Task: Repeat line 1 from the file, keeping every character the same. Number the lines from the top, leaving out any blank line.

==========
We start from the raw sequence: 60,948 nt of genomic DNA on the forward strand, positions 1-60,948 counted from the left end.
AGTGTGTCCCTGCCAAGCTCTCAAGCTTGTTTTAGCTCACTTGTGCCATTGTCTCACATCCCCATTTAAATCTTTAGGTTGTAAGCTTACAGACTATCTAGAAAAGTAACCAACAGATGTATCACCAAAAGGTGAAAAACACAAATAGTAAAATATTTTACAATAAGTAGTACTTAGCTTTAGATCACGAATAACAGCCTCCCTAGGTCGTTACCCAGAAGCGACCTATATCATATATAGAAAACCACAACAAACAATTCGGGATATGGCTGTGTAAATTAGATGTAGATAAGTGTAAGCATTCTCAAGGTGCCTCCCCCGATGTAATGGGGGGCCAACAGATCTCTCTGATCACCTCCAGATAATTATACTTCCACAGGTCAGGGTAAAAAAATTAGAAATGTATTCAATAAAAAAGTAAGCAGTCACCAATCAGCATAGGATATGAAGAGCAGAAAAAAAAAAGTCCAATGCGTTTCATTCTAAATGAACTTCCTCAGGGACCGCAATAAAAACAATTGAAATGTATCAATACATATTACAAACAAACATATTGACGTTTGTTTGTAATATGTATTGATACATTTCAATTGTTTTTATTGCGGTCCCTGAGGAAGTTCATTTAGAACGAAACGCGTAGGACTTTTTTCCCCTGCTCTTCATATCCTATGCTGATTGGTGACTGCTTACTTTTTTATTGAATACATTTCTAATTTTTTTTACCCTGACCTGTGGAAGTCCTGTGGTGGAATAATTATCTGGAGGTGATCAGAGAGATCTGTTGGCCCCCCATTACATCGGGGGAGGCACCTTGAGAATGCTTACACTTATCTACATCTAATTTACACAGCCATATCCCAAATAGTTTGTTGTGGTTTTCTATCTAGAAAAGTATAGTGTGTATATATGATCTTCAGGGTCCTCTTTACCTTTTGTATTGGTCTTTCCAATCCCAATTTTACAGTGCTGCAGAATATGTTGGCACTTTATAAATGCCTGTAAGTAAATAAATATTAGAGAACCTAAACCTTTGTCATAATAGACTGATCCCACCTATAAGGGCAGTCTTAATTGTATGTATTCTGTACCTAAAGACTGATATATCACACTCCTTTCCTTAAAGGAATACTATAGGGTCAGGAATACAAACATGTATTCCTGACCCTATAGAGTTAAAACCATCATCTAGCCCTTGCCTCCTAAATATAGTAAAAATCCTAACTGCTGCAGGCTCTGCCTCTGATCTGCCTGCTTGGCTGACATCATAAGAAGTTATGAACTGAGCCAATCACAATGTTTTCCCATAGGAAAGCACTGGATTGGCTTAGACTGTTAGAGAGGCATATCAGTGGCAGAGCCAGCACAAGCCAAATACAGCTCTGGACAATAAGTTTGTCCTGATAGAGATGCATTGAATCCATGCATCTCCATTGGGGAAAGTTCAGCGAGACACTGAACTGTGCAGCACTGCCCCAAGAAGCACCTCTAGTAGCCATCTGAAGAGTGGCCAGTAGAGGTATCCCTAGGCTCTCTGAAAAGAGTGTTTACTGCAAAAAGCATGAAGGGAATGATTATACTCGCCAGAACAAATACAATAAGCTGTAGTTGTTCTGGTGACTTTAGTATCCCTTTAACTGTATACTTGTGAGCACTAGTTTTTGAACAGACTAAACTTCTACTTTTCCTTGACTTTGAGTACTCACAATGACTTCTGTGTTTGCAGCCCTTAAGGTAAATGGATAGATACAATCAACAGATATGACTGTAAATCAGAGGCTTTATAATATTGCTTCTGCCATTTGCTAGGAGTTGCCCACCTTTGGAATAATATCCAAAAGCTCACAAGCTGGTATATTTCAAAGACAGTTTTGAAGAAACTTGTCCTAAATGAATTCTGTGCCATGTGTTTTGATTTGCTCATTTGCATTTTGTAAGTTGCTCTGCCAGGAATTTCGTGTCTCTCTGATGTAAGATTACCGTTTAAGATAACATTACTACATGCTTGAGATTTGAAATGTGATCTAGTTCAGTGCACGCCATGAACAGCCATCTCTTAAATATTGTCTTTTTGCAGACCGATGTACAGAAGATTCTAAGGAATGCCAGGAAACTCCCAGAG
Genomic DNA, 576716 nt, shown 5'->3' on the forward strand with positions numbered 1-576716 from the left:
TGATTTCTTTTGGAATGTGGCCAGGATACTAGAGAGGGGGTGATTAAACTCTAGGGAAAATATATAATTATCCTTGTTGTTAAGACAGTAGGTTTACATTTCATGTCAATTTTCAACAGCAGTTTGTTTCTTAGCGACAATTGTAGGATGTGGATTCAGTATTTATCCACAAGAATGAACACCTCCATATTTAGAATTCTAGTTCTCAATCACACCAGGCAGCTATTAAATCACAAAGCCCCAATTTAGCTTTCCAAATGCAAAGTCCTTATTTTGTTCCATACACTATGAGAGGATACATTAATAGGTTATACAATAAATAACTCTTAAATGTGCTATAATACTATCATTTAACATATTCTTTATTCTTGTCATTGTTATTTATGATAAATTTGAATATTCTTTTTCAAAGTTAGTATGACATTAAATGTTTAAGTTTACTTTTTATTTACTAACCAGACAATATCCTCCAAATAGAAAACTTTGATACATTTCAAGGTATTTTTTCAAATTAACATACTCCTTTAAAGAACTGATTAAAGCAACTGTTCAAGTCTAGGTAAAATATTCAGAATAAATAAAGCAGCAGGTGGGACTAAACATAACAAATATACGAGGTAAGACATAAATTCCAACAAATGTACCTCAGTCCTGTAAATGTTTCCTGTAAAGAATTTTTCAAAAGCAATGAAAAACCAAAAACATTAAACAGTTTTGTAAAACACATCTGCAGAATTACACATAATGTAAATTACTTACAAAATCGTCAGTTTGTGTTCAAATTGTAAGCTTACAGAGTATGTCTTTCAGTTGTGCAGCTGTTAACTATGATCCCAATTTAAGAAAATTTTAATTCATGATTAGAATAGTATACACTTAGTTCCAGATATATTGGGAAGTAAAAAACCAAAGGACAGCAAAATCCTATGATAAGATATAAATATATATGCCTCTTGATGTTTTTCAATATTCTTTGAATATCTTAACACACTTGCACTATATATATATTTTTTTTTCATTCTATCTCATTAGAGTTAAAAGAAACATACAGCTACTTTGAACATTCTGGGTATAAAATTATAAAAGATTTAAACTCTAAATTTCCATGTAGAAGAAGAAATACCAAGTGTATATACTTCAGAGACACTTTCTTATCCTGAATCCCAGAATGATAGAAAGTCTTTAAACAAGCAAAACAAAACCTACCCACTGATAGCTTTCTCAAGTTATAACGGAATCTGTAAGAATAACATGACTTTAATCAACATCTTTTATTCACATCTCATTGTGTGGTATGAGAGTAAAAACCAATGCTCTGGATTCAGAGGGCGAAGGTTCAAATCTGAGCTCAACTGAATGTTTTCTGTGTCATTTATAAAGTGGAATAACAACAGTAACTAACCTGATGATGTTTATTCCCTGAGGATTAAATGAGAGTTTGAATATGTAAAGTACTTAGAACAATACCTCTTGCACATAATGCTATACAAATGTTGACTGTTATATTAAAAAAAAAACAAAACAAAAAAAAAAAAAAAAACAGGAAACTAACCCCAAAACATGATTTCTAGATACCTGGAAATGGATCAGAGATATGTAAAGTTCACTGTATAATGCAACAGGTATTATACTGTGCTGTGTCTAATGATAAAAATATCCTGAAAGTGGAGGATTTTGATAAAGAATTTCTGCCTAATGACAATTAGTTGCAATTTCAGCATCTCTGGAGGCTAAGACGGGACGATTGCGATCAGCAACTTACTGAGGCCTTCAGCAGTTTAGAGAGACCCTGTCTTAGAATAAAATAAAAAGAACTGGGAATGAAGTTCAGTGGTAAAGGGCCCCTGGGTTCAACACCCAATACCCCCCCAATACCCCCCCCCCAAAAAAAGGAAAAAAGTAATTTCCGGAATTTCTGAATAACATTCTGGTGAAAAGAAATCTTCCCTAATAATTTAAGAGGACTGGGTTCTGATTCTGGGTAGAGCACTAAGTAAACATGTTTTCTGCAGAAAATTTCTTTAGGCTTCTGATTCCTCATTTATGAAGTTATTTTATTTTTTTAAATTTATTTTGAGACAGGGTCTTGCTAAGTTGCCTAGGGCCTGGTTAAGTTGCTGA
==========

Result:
We start from the raw sequence: 60,948 nt of genomic DNA on the forward strand, positions 1-60,948 counted from the left end.